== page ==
LEDFORD v. GUTOSKI

16-90-07552; CA A73578.

855 P.2d 196 (1993)

121 Or. App. 226

Bill R. LEDFORD, Plaintiff, v. Peter C. GUTOSKI and Raymond A. Kuhl, Defendants. Raymond A. KUHL, Third-Party Plaintiff-Appellant, v. NORTHWEST FARM BUREAU INSURANCE COMPANY, Third-Party Defendant-Respondent.

Court of Appeals of Oregon.

Decided June 23, 1993.


Attorney(s) appearing for the Case

P. Scott McCleery, Eugene, argued the cause for appellant. With him on the briefs was Doyle, Gartland, Nelson & McCleery, P.C., Eugene.

Larry Dawson, Portland, argued the cause for respondent. With him on the brief was Larry Dawson, P.C., Portland.

Before ROSSMAN, P.J., and DE MUNIZ and LEESON, JJ.


ROSSMAN, Presiding Judge.

This action for defense costs and indemnity is brought by third-party plaintiff Kuhl against his insurer, third-party defendant Northwest Farm Bureau Insurance Company (Northwest). Kuhl appeals from a partial summary judgment for Northwest, assigning error to the trial court's holding that Northwest had no duty either to defend him in the underlying action or to indemnify him for the settlement. We affirm.

Northwest issued Kuhl a Home Insurance Policy in which it promised to pay

"on behalf of the insured for damages from bodily injury or property damage caused by an occurrence, if the insured is legally obligated. * * *." (Bold face in original.)

The policy defines an "occurrence" as

"an accident, including continuous or repeated exposure to conditions, which results in bodily injury or property damage (Emphasis in original) neither expected nor intended from the standpoint of the insured. * * *." (Bold face in original; emphasis supplied.)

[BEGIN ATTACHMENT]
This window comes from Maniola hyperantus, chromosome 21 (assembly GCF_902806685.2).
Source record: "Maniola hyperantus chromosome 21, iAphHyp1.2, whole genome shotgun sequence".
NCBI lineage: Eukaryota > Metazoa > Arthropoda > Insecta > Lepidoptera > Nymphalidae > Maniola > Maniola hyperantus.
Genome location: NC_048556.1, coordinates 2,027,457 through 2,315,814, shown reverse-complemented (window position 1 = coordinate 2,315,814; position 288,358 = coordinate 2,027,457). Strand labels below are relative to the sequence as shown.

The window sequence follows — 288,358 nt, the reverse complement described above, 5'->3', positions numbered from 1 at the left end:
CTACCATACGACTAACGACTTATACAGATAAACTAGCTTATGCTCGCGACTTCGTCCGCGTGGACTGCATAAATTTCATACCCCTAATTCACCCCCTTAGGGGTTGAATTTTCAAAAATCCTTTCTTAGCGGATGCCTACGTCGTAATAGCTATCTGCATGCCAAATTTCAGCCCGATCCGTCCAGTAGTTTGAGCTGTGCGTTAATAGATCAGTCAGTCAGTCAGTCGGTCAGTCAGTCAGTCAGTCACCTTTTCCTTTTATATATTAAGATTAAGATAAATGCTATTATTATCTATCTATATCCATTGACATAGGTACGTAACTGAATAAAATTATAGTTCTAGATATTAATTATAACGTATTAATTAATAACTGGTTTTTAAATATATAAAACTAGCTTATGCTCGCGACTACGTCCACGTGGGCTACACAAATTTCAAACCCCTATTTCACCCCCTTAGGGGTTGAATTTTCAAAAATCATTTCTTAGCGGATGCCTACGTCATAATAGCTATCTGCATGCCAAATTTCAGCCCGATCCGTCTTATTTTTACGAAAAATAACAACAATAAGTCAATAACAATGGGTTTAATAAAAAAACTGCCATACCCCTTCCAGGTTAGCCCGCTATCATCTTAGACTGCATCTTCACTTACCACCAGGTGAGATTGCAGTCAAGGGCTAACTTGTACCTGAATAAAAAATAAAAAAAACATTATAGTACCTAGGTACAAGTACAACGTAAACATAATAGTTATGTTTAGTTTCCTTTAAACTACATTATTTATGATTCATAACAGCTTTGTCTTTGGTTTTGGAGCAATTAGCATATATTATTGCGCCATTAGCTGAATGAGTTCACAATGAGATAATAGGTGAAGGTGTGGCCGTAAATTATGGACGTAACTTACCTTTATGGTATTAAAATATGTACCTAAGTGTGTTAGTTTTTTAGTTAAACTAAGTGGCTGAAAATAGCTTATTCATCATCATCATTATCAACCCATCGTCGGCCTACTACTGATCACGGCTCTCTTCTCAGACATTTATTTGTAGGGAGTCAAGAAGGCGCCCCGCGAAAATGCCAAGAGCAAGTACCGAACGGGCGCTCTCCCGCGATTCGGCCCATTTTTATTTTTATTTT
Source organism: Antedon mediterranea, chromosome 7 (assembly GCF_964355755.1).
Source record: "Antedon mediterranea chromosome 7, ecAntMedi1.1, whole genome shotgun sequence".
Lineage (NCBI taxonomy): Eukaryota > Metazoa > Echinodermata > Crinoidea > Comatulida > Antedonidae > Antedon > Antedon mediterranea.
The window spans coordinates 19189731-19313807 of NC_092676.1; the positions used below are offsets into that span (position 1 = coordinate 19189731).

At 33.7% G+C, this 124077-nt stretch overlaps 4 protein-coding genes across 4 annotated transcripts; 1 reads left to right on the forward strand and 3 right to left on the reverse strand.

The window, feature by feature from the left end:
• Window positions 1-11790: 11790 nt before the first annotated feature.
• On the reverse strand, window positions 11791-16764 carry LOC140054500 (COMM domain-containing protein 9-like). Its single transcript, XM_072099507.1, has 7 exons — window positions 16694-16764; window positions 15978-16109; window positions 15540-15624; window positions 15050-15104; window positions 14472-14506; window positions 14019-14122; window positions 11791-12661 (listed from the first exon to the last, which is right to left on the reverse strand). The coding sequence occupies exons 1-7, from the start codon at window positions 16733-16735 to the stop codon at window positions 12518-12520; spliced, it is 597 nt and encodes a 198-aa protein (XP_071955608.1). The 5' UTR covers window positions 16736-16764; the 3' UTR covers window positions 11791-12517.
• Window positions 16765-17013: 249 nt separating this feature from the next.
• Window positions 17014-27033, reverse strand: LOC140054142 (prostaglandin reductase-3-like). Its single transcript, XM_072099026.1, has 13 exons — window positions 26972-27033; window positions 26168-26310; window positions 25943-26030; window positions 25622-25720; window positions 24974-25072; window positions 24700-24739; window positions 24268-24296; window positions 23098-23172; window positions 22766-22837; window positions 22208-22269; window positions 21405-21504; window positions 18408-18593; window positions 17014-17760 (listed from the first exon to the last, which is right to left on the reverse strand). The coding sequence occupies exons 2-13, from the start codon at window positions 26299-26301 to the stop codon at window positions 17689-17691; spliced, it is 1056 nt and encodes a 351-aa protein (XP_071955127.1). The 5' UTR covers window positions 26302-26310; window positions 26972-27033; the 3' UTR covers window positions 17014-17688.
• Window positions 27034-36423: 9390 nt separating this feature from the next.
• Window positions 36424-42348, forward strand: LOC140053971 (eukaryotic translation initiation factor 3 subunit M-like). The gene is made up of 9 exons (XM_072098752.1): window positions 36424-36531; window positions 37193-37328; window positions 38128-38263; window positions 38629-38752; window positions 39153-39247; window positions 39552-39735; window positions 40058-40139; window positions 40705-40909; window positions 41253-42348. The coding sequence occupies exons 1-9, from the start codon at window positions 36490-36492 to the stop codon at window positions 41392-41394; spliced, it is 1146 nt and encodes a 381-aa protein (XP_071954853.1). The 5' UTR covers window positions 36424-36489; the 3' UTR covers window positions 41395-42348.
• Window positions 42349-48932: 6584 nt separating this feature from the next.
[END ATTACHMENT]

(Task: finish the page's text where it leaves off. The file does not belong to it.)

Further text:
In August, 1990, Ledford filed an action for malicious prosecution against defendants Gutoski and Kuhl. Ledford's amended complaint, filed in September, 1990, alleged, in pertinent part:

"6. "Defendants acted maliciously and willfully in instituting the prosecution of [Ledford] in that they intended to harass, annoy, harm and cause expense to [Ledford].

"* * * * *

"9. "Due to Defendant's aforesaid malicious conduct in instituting the criminal prosecution for the purpose of injuring [Ledford, he requests punitive damages.]" (Emphasis supplied.)

Kuhl tendered his defense of the claim to Northwest. Northwest refused to defend, reasoning that Ledford's complaint alleged intentional acts that fell outside the policy's personal liability coverage.

The parties to the original action reached a settlement agreement on the malicious prosecution claim, which was reduced to a judgment on August 6, 1991, nunc pro tunc July 18, 1991. Kuhl paid Ledford $3,500 under the terms of the agreement.